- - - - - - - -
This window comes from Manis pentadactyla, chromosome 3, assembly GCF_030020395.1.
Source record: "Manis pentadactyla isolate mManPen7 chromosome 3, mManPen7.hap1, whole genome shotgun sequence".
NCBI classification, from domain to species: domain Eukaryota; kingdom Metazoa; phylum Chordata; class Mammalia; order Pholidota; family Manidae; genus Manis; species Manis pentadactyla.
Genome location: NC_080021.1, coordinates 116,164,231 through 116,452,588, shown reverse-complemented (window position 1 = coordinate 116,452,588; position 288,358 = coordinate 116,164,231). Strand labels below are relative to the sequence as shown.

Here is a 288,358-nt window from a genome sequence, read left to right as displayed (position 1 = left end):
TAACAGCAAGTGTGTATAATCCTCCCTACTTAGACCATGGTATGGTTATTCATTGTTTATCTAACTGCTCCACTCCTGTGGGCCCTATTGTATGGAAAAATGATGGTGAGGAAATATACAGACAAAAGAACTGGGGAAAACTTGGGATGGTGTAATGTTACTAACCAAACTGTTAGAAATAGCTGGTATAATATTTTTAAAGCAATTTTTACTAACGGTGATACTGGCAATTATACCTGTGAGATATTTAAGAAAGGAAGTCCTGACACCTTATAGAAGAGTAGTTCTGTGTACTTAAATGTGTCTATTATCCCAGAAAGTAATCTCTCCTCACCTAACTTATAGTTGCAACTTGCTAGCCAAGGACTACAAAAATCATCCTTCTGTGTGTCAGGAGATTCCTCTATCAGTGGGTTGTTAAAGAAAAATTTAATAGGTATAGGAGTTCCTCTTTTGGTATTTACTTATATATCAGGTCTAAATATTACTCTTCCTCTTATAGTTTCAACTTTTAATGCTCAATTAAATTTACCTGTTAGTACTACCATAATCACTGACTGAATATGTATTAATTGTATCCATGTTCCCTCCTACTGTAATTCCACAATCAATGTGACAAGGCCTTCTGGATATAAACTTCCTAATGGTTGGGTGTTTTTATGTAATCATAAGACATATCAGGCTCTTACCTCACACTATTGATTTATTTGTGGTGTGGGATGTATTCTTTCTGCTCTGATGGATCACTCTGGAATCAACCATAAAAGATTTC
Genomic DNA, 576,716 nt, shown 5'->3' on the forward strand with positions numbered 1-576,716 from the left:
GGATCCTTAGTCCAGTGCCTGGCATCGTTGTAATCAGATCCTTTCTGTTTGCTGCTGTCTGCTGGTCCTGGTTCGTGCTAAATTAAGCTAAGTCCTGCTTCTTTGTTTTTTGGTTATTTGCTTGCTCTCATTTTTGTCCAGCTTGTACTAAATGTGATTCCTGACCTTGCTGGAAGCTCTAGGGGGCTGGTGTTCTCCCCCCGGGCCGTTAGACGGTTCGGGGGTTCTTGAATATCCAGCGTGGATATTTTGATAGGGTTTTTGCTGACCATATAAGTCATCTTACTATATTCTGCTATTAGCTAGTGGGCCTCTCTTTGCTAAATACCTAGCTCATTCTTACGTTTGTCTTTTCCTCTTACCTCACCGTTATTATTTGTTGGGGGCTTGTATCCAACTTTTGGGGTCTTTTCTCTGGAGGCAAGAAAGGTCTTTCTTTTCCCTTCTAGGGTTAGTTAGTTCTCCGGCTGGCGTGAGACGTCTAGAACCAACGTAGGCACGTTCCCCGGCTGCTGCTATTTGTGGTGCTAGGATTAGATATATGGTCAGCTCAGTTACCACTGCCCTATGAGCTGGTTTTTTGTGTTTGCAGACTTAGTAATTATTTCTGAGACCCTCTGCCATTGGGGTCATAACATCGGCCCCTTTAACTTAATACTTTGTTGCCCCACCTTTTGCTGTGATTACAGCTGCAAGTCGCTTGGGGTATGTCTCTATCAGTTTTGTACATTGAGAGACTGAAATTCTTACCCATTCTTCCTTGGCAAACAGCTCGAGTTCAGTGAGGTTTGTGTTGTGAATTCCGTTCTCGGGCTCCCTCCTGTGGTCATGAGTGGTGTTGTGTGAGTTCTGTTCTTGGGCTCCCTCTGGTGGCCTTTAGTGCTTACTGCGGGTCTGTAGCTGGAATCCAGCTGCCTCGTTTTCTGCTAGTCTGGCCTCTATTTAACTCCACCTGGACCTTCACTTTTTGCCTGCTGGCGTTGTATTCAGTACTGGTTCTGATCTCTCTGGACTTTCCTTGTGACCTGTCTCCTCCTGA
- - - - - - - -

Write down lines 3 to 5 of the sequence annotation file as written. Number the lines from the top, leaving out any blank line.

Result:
NCBI classification, from domain to species: domain Eukaryota; kingdom Metazoa; phylum Chordata; class Mammalia; order Pholidota; family Manidae; genus Manis; species Manis pentadactyla.
Genome location: NC_080021.1, coordinates 116,164,231 through 116,452,588, shown reverse-complemented (window position 1 = coordinate 116,452,588; position 288,358 = coordinate 116,164,231). Strand labels below are relative to the sequence as shown.

Here is a 288,358-nt window from a genome sequence, read left to right as displayed (position 1 = left end):